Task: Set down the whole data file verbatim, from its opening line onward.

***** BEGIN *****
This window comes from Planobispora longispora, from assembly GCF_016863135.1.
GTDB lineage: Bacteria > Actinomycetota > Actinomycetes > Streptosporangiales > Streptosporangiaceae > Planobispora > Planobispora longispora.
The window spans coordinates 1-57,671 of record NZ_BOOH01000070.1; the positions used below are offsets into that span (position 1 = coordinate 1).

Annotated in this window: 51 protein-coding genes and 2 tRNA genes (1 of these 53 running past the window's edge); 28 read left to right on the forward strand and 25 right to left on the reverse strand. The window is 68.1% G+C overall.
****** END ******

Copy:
This window comes from Planobispora longispora, from assembly GCF_016863135.1.
GTDB lineage: Bacteria > Actinomycetota > Actinomycetes > Streptosporangiales > Streptosporangiaceae > Planobispora > Planobispora longispora.
The window spans coordinates 1-57,671 of record NZ_BOOH01000070.1; the positions used below are offsets into that span (position 1 = coordinate 1).

Annotated in this window: 51 protein-coding genes and 2 tRNA genes (1 of these 53 running past the window's edge); 28 read left to right on the forward strand and 25 right to left on the reverse strand. The window is 68.1% G+C overall.